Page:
The Pact

Recently a man I’d just met asked me about outlining. He’d heard how one author he likes outlines using post-it notes. I told him how some writers outline extensively, some outline roughly, and some are more organic, not outlining at all but allowing the characters and plot to unfold, so that the writer is also the first reader. He was fascinated by the idea that characters take over and have a life of their own. So the conversation then moved on to how that’s true for all writers, whether they outline or not. Outlines don’t always guarantee the story will move in the plotted direction.

Which got me thinking, of course.

I don’t outline, and have posted about that before. This conversation though, made me realize that by not outlining, I place a great deal of trust in the characters. I’m not saying that I don’t have a rough idea in my mind about who they are, and I always know what the last line of a story is before I start, so that the plot is actually discovering the path to the ending. But I trust the character to know what they want, to tell me if I’m going the wrong way, to tell me their story, and to be able to carry the plot.

People who outline also trust their characters, but it seems to me that the trust is tempered with a strong foundation. Rather like parenting, when you send your child out into the world, trusting them to do the right thing, and knowing that you have given them a strong compass. Outlines, to me, must be like that compass. Whereas, with me not outlining, I just nudge the characters off the edge and go along for the ride as they fall, or soar. (I don’t parent like that, by the way.)

Then there’s the trust between a reader and the characters. As a reader, I trust the character to be believable, to make me care about them, to make me cheer them on, and to make me live vicariously through them. I want to go along on the adventure with them, not simply be an observer, as sometimes happens in books when characters are not fully developed. To me, that problem is usually a result of the author telling me too much, and not showing me the character. So, I put a lot of faith in both the writer and the characters, when I open a new book. And there’s nothing worse than having that trust betrayed and discovering the anticipated new book is boring and flat.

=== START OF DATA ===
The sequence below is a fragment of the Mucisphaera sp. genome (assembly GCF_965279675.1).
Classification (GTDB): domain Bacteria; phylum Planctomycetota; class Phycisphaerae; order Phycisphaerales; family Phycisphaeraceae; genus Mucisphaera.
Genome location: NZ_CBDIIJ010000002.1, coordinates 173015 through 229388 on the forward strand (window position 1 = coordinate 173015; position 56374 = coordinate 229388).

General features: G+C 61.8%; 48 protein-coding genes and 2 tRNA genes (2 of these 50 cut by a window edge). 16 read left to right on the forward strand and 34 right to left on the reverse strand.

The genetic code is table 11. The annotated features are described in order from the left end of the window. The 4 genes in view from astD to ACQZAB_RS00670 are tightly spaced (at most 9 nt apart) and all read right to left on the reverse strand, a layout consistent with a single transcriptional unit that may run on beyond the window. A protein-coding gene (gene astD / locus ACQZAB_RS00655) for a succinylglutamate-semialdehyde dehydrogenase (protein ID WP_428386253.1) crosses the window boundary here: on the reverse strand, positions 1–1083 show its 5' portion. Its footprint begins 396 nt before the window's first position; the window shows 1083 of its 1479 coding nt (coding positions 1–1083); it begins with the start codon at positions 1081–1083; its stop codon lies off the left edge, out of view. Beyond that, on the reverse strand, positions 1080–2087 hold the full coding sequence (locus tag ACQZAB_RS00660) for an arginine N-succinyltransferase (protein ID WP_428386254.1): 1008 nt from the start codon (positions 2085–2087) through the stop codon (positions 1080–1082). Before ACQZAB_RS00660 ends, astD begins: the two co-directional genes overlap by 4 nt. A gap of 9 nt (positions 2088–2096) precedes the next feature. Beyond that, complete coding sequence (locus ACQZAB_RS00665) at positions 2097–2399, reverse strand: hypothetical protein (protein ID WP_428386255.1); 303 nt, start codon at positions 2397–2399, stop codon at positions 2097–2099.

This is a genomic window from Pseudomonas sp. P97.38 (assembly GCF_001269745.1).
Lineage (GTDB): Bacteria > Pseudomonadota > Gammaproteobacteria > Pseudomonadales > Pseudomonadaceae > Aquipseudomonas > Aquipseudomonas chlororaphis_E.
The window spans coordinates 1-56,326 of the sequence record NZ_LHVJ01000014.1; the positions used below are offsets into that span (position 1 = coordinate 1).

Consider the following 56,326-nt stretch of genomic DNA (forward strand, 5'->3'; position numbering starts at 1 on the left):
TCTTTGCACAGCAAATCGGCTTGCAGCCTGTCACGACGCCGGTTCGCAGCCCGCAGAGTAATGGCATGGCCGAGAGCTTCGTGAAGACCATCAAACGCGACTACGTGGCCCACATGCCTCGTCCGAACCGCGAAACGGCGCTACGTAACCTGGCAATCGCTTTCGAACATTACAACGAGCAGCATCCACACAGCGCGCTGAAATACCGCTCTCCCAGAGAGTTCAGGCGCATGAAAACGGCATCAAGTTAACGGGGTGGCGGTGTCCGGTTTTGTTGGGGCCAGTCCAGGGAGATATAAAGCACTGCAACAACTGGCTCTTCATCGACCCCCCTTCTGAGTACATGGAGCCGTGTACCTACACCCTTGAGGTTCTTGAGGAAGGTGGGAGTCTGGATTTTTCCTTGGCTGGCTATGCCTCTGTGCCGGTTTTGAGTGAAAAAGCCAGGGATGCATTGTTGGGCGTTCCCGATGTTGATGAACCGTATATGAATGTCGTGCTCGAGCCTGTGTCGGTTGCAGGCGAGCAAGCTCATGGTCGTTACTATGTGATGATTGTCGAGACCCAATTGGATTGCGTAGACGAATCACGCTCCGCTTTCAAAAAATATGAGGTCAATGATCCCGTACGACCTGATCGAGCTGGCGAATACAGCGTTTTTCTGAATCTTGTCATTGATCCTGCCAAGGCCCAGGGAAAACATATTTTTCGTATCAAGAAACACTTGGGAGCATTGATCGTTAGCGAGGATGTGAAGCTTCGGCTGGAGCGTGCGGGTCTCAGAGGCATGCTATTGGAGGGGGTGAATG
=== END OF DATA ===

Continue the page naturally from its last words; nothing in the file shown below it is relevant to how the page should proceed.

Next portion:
Finally, there’s the pact between the reader and the author. I trust, when I pick up that new book by a favorite author, that I’m going to spend some time with old friends. That I am going to meet some new ones I’ll care about, that I’m going to be placed in a world as real as the one I live in, and I’m going to go for a great ride. I hate when that pact is broken, especially when it’s an author that I have followed for a long time. Yes, it’s unrealistic to expect someone to put out a book at 100% every time, but then I never said my trust was realistic. Especially when it comes to my favorite authors.

This makes me realize how much there is between writer, reader, and characters. I knew it was a strong bond before, of course, but I just never thought too much about it from the trust angle.

So do you feel that sense of trust in the author or characters when you pick up a book? Why do you trust, or not trust? I’d love to know as it will help me as a writer.

Soaring with feet on the ground

Soaring with feet on the ground

3 thoughts on “The Pact

  1. I’ll talk to people who tell me they loved Hunger Games “until the last one” or didn’t like how Harry Potter got “angsty” in book five, and I’m almost always the one saying, “Really? It made sense to me.” I don’t think I’m an uncritical reader, because when I don’t like something I get really cranky about it (I think I was the only one in my book club who didn’t love Atonement), but once I’ve become attached to fictional characters and their authors, I tend to accept them as they are — even if they occasional do things that make me raise an eyebrow. Ngaio Marsh’s Inspector Alleyn and Troy, for instance: I love them but I’ve always found their painting conversation in their first meeting quite unlikely. I just don’t believe people would talk about a painting-in-progress that way. But I go with it, because I’m fond of these characters, and because Marsh also painted so I’m allowing that maybe painters and art lovers of the 1930s might have had a conversation that seems stilted to me.

    • This is interesting. It’s almost like the way a friendship is. We enjoy someone’s company, we allow them in our lives, we love them for who they are, even when there might be a quirk that drives us nuts, or when they do something we simply do not understand. Yet they are still friends and we still want them in our lives and want to spend time with them. That’s how I see your relationship with authors from what you say above. Makes me wish I was a better friend to authors I like. I tend to be less forgiving if the trust is broken. I’ll have to work on that.

      • Yes, I do think of these books and authors as my friends (even if the authors don’t know it 😉 ). Maybe you don’t need to worry about working on forgiveness with authors you like though — after all, there are those friends who are always forgiving even when we don’t deserve it, and there are other friends whose ruthlessness holds us to a higher standard than we’d otherwise use (even if sometimes we have to temporarily resent them for it). 🙂

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